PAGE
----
The offshore islands of Massachusetts – Nantucket and Martha’s Vineyard – are global stars. Rhode Island’s remote nugget of nirvana is less well known but Block Island, 13 miles south of the mainland (blockislandinfo.com), is nonetheless as striking as its more chic and reputable cousins.
The main (year-round) ferry departs from Point Judith, near Narragansett, at least four times a day during September (001 401 783 7996; blockislandferry.com; singles are $13/£8, while return fares are $24/£15). It takes about 55 minutes to reach this oceanic pinprick of 9.7sq miles but it’s worth the trouble.
Around 40 per cent of Block Island is a conservation area, but there are bike trails and simple seaside charms to be found in the only town, New Shoreham. Here, the three-star Hotel Manisses (001 401 466 2421; blockislandresorts.com), which was a 19th-century inn, has double rooms from $124 (£78) , room only. Island Moped and Bike Rentals (001 401 741 2329; bimopeds.com) hires out cycles for $45 (£28) per week.
The whereabouts of Springfield, the town which frames “The Simpsons”, has long been a secret – but America’s other most famous animated comedy about dysfunctional domesticity is rather happier to reveal its setting.
“Family Guy” is very much a Rhode Island series. The town of Quahog is fictional, but it is based on Providence’s suburban sibling Cranston – where a real-life Spooner Street (the address of Peter Griffin and his brood, pictured right) dots the map.
Key locations include the 1925 Bank of America Building, at 111 Westminster Street in Providence – whose distinctive outline often features in the show’s backdrop. And there’s Cherrywood Mansion, the fictional home of Lois Griffin’s snooty parents, the Pewterschmidts, which is based on The Breakers in Newport Mansions (see ‘Newport, old money’) – open daily 9am-6pm; $19.50/£12).
Blackstone Valley Tourism Council, which promotes the north of Rhode Island, provides a free downloadable map of “Family Guy” sites at tourblackstone.com/ familyguy.pdf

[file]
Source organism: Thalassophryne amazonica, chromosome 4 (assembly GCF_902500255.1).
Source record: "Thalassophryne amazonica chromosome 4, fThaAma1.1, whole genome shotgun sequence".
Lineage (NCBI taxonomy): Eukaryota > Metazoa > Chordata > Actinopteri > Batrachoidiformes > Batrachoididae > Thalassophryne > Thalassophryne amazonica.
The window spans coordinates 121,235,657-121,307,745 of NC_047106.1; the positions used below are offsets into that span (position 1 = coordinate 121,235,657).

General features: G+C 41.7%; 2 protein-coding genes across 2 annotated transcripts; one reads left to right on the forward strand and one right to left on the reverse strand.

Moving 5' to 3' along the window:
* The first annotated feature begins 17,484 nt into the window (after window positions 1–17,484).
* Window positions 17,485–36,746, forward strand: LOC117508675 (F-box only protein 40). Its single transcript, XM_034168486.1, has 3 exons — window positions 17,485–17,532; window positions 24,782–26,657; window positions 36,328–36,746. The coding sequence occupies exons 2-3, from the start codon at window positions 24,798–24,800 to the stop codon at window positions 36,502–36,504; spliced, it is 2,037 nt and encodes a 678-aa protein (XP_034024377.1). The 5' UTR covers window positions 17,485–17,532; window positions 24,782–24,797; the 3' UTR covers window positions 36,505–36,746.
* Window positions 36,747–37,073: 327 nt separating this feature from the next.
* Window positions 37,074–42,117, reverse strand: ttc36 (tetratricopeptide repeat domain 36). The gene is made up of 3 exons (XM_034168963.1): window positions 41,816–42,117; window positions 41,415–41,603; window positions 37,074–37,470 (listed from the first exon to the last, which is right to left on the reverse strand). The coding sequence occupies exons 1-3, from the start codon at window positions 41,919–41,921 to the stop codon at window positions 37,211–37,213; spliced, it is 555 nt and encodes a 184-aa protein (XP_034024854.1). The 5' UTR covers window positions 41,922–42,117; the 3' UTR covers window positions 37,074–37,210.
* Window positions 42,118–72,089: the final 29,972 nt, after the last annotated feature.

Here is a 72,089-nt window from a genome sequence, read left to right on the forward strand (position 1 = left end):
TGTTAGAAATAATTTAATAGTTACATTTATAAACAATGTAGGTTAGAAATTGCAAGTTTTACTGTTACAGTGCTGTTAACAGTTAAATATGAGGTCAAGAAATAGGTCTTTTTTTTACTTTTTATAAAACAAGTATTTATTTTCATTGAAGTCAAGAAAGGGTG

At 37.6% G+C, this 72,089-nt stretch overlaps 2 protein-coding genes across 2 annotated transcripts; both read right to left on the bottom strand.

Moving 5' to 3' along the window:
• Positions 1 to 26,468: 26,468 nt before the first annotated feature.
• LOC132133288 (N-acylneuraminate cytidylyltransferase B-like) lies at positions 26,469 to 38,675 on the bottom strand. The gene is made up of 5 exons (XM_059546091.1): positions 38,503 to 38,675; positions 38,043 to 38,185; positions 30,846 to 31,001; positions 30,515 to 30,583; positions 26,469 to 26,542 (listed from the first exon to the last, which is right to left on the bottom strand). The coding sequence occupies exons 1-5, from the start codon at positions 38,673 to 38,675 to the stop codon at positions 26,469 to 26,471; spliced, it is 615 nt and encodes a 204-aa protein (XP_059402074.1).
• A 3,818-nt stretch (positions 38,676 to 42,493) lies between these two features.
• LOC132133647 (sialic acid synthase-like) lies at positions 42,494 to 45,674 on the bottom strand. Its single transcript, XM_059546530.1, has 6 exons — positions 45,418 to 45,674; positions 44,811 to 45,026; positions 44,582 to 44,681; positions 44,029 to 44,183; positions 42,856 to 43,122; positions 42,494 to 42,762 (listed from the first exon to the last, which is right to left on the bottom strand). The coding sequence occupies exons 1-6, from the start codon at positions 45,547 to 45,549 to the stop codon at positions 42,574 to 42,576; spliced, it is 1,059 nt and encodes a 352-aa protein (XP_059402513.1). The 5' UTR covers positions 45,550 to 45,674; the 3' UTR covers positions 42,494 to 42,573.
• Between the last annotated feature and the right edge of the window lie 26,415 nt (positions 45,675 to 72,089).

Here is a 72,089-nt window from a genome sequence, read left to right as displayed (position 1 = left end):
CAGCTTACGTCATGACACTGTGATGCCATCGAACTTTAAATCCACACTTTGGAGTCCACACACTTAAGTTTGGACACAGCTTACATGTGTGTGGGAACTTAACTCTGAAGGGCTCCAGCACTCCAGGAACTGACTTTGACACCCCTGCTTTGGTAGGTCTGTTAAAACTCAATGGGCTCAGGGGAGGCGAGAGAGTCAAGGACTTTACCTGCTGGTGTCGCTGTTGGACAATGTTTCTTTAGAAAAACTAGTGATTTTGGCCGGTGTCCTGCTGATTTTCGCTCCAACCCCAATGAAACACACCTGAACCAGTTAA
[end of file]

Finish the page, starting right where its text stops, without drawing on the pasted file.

Rhode Island is not overly blessed with coastline – the state is able to claim just 40 wave-lapped miles. So there is much to commend Narragansett (narragansettri.gov). This little south-westerly town of 16,000 souls becomes a holiday haven in the summer, doubling its population due to the proximity of Scarborough State Beach, Roger Wheeler State Beach and Salty Brine State Beach. All three are gorgeous crescents of powder with lifeguard coverage (riparks.com).
Ten miles off to the west, almost at the Connecticut border, Misquamicut State Beach is a windy joy – a narrow sandbar that’s trapped between the sea and the saltwater lagoon of Winnapaug Pond.
The Anchor Motel (001 401 792 8550; theanchormotel.com), next to Scarborough State Beach, is a cosy 15-room bolthole – with doubles rooms from $134 (£84), with breakfast. Camping is offered at East State Beach.
Rhode Island is too small to cater to road-trippers by itself – a true odyssey in search of autumn foliage will always need to tick off other corners of New England. But the smallest state still has roads worth driving with camera to hand. Online resource, America’s Scenic Byways (scenicbyways.info), singles out the Great and Breakneck Roads in Lincoln – a 1.5 mile route through the Moshassuck River Valley where sycamores rise en masse. Equally, Ministerial Road – six miles of Route 110 near Wakefield, in the south-west – is praised for its mix of wetland and rustic calm which comes ablaze in the Fall (below).
America As You Like It (020 8742 8299; americaasyoulikeit.co.uk) sells a 14-night Complete New England itinerary for all six states – from £1,289pp, including flights to Boston, accommodation and car hire. A simple package of flights to Boston on 4 October and a week’s car hire costs from £646pp with Virgin Holidays (0844 557 4321; virginholidays.co.uk).
Go online to rhodeisland.com and discover newengland.org for further information.Reuse content